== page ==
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Zimbabwe Risks Becoming A Somalia: Judge

Zimbabwe Risks Becoming A Somalia: Judge

Cyril Zenda 10 Dec 2015
JUSTICE-MOSES-CHINHENGO

Justice Moses Chinhengo

FORMER High Court of Zimbabwe judge, Justice Moses Chinhengo, says the absence of political will to enforce judicial rulings and the law in general is a threat to the rule of law in the country, which could lead to an unfortunate situation where the country operates under either the rule of man or the rule by law.
Such a development could result in the country degenerating into a failed state like Somalia.
Chinhengo made the remarks in Harare a fortnight when he gave a public lecture on the Rule of Law organised by a local legal research think-tank, the Centre for Applied Legal Research, in conjunction with the Embassy of Netherlands in Zimbabwe.
Chinhengo said he was seriously worried by the increasing cases in which members of the Executive, public officials and the State itself were wantonly disregarding court orders, provisions of the Constitution and international treaties among others things that they feel uncomfortable with, a development that seriously undermines the rule law.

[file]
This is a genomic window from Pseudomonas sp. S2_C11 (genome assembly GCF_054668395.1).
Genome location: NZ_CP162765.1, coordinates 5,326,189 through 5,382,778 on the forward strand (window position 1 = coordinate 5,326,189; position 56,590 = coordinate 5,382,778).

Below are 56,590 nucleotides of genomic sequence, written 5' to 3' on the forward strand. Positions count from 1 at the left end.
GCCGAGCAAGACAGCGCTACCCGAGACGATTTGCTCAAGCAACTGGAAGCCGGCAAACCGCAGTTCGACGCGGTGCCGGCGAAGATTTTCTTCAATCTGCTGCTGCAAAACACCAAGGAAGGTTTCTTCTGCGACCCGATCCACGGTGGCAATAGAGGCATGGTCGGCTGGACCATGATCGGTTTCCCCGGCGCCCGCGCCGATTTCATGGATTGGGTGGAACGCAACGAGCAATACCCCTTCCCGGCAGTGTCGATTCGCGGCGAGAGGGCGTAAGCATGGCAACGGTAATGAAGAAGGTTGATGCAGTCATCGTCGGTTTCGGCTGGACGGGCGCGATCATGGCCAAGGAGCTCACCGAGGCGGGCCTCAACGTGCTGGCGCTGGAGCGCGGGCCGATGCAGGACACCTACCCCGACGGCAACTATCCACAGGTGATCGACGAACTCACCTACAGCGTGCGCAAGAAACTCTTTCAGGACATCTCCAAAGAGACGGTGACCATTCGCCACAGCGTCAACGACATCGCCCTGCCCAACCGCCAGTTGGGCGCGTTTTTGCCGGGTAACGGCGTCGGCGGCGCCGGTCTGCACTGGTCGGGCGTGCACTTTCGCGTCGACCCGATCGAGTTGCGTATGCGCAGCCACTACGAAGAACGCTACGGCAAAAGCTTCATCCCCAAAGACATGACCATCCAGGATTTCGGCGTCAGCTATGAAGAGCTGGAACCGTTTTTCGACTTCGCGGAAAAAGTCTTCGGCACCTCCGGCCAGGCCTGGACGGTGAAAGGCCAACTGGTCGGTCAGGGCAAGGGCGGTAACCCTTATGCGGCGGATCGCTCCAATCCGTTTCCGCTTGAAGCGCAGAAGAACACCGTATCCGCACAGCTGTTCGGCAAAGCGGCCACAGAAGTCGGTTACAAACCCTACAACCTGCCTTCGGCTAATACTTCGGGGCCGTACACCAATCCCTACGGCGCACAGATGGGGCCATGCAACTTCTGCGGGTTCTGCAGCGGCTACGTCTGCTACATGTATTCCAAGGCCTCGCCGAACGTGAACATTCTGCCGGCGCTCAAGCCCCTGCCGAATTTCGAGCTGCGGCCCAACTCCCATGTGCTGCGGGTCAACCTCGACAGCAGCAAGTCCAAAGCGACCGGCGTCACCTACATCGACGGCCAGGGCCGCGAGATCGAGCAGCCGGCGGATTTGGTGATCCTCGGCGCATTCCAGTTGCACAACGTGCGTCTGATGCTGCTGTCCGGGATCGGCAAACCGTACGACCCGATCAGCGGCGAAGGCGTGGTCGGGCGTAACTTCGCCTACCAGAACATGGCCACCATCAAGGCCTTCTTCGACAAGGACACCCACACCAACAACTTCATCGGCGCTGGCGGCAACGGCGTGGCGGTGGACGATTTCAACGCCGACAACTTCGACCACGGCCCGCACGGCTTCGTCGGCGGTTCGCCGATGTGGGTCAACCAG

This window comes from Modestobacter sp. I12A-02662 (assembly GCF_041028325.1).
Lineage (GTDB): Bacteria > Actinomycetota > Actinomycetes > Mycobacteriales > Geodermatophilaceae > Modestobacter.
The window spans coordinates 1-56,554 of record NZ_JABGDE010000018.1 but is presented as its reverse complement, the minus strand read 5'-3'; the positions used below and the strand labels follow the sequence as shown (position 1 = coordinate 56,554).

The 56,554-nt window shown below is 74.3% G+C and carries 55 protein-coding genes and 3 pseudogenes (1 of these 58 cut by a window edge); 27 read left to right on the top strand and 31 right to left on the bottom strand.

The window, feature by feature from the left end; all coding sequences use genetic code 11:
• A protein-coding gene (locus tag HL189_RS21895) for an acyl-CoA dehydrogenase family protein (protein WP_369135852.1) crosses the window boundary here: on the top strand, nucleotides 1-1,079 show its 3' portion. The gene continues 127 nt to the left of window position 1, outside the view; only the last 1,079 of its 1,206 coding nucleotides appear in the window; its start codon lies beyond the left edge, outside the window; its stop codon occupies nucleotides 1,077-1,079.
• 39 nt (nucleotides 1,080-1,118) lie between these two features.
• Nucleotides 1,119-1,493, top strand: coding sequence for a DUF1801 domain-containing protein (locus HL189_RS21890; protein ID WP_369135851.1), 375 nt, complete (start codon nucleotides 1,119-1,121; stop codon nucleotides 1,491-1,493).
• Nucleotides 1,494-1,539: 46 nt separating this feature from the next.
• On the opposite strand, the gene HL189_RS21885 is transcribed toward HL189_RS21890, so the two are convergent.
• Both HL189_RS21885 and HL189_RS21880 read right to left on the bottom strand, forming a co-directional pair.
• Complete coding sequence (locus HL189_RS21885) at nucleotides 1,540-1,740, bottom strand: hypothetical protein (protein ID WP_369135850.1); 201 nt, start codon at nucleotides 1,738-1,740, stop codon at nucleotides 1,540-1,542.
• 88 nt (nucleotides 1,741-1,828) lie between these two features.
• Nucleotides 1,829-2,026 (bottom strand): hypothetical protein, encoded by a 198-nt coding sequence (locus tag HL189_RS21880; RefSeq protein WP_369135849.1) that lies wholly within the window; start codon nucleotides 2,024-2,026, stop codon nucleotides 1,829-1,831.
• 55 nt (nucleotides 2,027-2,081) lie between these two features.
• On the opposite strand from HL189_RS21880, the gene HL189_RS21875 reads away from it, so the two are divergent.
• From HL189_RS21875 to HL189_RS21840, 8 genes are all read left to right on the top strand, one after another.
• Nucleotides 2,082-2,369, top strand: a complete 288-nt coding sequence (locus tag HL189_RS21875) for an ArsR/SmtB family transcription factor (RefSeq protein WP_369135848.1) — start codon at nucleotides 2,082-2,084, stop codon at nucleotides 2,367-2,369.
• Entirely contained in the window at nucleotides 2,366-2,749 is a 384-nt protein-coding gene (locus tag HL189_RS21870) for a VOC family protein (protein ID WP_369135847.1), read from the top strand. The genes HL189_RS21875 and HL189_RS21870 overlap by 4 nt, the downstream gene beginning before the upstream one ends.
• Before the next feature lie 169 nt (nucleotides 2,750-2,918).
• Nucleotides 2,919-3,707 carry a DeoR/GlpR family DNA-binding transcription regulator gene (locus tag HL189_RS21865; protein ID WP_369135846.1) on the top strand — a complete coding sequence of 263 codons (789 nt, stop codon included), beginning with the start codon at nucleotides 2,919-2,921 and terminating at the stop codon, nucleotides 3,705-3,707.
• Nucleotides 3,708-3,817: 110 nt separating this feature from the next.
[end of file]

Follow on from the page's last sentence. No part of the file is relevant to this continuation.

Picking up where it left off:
Chinhengo’s remarks come at a time when the Constitutional Court (ConCourt) has just convicted the country’s Prosecutor General, Johannes Tomana, for wilful disregard of several court orders, while Local Government, Public Works and National Housing Minister Saviour Kasukuwere, has defied a High Court ruling ordering him to re-instate Gweru Mayor, Hamutendi Kombayi, and the city’s councillors that the court ruled were unprocedurally dismissed.
The police has also repeatedly ignored court orders, while government has been reluctant to fully implement the new Constitution and some provisions of international statutes, which it is party to.
“There is no political will to implement (the laws). This is one of the points I have always said about Zimbabwe. Whether we are going to the United Nations to sign the laws… why do we sign if we do not want to implement? We should be a nation enough to say: ‘In our customary law, we cannot do it (so) we are not prepared to sign’. Once we have signed, we must sign consciously and implement what we sign.

TOMANA-etched

Prosecutor General, Johannes Tomana